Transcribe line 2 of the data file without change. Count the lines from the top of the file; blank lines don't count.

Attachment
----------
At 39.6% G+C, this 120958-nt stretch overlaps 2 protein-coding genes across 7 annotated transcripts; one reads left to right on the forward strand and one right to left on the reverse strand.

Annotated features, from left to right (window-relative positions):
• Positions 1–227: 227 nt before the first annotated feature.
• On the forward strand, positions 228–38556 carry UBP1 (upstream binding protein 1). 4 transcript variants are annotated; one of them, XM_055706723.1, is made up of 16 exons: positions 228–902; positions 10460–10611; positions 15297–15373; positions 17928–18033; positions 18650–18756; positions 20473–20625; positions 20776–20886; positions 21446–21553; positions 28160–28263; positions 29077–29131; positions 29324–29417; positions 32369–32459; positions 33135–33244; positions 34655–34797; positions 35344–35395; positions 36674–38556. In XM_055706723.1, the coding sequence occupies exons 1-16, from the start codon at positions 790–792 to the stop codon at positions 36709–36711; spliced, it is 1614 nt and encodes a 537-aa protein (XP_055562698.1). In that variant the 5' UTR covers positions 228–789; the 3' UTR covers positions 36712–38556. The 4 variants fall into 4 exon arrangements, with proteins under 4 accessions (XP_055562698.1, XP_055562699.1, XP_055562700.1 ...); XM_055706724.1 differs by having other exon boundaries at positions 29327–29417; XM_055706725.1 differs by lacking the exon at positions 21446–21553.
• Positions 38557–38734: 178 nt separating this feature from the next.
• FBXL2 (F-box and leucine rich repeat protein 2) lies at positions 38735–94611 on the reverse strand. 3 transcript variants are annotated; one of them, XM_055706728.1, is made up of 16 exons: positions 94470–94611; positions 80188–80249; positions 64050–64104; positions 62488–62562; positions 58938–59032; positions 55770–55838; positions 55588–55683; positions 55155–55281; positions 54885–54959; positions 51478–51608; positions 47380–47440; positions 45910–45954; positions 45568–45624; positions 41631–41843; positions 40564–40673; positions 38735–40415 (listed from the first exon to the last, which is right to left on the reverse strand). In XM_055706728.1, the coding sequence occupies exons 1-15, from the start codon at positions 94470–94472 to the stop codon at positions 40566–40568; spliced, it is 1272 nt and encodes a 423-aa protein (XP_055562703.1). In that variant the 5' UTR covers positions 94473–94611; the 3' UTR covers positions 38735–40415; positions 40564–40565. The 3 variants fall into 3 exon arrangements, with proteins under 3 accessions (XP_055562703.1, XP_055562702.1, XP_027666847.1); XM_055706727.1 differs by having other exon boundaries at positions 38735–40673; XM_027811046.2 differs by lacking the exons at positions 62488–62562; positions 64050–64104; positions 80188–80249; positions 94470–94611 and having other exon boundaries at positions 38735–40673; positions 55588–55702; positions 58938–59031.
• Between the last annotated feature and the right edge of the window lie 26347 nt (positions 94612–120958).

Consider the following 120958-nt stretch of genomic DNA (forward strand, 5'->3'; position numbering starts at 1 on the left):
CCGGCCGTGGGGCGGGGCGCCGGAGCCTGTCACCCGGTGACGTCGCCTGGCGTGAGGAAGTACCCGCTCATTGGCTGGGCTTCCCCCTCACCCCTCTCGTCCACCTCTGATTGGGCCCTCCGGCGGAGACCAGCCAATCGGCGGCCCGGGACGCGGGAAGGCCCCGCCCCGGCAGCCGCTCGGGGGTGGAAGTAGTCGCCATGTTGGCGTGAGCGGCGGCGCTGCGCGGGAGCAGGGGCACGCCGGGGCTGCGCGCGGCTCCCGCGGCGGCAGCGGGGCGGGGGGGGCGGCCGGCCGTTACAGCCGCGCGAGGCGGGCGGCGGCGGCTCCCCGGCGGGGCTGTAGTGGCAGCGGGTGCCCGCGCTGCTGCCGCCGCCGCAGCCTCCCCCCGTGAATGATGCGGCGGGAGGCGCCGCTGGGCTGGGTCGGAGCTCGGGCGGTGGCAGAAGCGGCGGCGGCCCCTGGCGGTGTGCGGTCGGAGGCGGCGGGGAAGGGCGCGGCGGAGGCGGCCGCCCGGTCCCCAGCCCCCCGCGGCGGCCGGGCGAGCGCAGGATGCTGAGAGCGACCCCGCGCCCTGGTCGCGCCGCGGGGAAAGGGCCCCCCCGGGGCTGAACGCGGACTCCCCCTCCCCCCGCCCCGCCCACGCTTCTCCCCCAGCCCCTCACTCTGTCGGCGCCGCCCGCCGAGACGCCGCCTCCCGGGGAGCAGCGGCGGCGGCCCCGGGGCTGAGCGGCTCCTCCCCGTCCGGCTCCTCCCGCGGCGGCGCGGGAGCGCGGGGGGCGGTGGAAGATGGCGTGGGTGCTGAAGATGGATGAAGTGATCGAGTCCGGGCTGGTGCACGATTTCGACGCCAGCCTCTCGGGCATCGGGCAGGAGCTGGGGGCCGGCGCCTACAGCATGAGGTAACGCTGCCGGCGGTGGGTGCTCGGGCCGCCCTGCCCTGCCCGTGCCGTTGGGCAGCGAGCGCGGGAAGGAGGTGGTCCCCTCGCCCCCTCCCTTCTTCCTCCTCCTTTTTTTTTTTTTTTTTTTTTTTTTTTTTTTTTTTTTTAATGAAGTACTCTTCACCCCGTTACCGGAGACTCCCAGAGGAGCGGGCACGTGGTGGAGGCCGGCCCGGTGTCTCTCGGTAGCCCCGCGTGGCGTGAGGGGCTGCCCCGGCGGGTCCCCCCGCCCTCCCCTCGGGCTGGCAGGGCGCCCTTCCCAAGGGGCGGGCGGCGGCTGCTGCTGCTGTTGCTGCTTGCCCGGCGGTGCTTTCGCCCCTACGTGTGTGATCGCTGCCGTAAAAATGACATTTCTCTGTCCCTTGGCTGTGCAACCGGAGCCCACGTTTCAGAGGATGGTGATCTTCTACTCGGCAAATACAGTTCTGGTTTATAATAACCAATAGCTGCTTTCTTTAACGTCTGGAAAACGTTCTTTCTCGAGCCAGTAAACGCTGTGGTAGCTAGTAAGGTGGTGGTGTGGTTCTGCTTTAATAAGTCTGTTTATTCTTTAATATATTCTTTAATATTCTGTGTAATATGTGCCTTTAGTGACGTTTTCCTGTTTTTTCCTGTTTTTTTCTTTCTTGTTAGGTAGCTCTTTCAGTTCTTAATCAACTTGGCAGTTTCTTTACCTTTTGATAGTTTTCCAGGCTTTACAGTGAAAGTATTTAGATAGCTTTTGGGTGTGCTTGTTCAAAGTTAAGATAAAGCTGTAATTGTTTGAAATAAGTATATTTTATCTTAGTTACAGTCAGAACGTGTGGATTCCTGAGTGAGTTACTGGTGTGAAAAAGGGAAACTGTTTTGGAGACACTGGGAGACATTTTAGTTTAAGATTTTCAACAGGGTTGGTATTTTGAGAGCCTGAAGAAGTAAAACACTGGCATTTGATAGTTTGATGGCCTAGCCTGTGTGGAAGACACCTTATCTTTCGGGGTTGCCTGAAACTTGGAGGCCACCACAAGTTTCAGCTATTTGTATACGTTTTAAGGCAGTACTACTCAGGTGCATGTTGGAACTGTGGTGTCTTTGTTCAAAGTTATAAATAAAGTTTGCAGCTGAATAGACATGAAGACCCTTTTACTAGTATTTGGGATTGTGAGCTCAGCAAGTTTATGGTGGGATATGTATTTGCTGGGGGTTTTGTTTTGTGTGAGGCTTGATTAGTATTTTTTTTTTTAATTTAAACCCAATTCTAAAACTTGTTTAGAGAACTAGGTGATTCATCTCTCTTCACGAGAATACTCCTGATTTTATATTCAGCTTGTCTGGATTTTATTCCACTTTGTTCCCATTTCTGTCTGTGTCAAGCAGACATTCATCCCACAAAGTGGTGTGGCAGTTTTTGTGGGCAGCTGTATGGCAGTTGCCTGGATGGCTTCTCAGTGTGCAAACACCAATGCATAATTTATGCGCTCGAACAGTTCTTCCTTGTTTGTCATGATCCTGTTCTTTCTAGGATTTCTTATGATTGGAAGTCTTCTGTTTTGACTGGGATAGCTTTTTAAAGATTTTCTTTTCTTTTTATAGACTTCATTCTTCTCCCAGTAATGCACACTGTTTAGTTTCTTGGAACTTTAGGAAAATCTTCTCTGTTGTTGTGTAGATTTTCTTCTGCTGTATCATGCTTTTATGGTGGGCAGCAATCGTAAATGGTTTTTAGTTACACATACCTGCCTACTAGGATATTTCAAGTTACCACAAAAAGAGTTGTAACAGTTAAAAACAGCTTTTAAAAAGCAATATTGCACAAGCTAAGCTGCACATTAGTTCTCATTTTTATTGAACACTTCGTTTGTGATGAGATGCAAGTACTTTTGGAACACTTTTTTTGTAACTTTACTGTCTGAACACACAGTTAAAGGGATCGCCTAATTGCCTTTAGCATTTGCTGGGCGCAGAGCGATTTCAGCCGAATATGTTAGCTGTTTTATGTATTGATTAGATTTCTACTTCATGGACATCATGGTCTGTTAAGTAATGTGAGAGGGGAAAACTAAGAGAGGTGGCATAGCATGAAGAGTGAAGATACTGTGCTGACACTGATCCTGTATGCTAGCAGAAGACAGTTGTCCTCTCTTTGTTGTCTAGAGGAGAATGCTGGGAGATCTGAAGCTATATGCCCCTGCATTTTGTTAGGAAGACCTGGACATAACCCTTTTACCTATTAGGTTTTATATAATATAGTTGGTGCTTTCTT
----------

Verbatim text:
Annotated features, from left to right (window-relative positions):